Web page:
GOES-16 daytime and nighttime images of the West Mims Fire in Georgia

April 25th, 2017 |

GOES-16 Blue Visible (0.47 µm, top), Red Visible (0.64 µm, center) and Shortwave Infrared (3.9 µm, bottom) images, with hourly surface plots in yellow [click to play animation]

GOES-16 “Blue” Visible (0.47 µm, top), “Red” Visible (0.64 µm, center) and Shortwave Infrared (3.9 µm, bottom) images, with hourly surface plots in yellow [click to play animation]

** The GOES-16 data posted on this page are preliminary, non-operational data and are undergoing testing. **

A daytime comparison of GOES-16 ABI “Blue” Visible (0.47 µm), “Red” Visible (0.64 µm) and Shortwave Infrared (3.9 µm) images (above; also available as an MP4 animation) displayed the smoke plume and “hot spots” (black to yellow to red pixels) associated with the West Mims Fire that was burning in far southeastern Georgia on 25 April 2017 (this fire complex had been burning since 06 April, during which time the drought conditions had been worsening across that region). Downwind of the fire, in far northeastern Florida, smoke reduced the surface visibility to 2 miles at Jacksonville and 5 miles at Fernandina Beach.

During the subsequent nighttime hours — as the fires were beginning to decrease in both intensity and areal coverage — a comparison of “Snow/Ice” Near-Infrared (1.61 µm), “Cloud-Top Phase” Near-Infrared (2.24 µm) and Shortwave Infrared (3.9 µm) images (below; also available as an MP4 animation) showed that a bright glow from the most intense fires was evident in both of the Near-Infrared spectral bands.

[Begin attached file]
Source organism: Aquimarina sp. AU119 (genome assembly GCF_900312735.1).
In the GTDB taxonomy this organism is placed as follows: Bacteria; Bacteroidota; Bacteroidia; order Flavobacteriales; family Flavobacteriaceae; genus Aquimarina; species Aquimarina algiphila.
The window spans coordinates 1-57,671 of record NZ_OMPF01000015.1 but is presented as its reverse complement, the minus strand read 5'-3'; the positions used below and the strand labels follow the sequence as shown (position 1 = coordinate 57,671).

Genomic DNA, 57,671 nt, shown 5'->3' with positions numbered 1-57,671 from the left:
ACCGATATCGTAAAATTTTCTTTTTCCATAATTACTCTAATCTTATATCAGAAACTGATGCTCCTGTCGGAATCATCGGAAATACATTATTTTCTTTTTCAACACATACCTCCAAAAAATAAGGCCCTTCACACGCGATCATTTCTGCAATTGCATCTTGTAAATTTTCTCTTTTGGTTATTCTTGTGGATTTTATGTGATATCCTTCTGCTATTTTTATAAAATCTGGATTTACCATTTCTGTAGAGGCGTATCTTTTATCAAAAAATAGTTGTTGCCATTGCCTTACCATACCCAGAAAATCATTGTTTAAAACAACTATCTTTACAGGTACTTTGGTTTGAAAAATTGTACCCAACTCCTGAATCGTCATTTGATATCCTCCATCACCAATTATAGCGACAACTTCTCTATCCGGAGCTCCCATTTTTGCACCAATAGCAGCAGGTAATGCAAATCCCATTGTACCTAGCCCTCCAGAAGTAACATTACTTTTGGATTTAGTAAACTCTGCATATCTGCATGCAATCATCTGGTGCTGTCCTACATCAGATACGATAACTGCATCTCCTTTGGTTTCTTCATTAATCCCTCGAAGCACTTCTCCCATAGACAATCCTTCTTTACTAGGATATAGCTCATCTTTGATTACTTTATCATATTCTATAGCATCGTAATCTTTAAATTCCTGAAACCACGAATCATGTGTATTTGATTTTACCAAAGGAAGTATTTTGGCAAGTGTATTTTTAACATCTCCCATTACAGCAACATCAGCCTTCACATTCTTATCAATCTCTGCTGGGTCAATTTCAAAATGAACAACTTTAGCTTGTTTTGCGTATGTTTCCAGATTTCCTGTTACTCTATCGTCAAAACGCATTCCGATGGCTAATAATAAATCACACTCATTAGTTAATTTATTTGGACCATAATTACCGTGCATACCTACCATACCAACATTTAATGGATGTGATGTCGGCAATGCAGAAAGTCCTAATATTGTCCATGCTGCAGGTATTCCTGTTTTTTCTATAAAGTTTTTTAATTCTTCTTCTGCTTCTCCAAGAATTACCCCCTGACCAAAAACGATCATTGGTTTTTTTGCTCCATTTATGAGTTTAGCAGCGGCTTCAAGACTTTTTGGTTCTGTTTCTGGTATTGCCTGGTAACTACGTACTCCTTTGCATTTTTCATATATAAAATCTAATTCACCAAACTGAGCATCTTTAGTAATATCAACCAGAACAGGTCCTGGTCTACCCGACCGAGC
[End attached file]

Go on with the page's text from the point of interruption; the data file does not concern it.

GOES-16

GOES-16 “Snow/Ice” Near-Infrared (1.61 µm, top), “Cloud-Top Phase” Near-Infrared (2.24 µm, center) and Shortwave Infrared (3.9 µm, bottom) images, with hourly surface plots in yellow [click to play animation]

Although the spatial resolution of the 1.61 µm Band 5 is 1 km (at satellite sub-point) versus 2 km for the 2.24 µm Band 6, the bright nighttime fire signature was more defined on the 2.24 µm imagery; this is explained by examining a plot of the Spectral Response Function (SRF) for each band (below; courtesy of Mat Gunshor, CIMSS). For a very hot fire target — represented by the red 1200 K line — the 2.24 µm Band 6 SRF is located near the peak of the 1200 K curve, so more of the fire-emitted radiance can be sensed by Band 6 (in spite of its lower spatial resolution).

Spectral Response Function plots for GOES-16 ABI Band 5 (1.61 µm), Band 6 (2.24 µm) and Band 7 (3.9 µm) [click to enlarge]

Spectral Response Function plots for GOES-16 ABI Band 5 (1.61 µm), Band 6 (2.24 µm) and Band 7 (3.9 µm) [click to enlarge]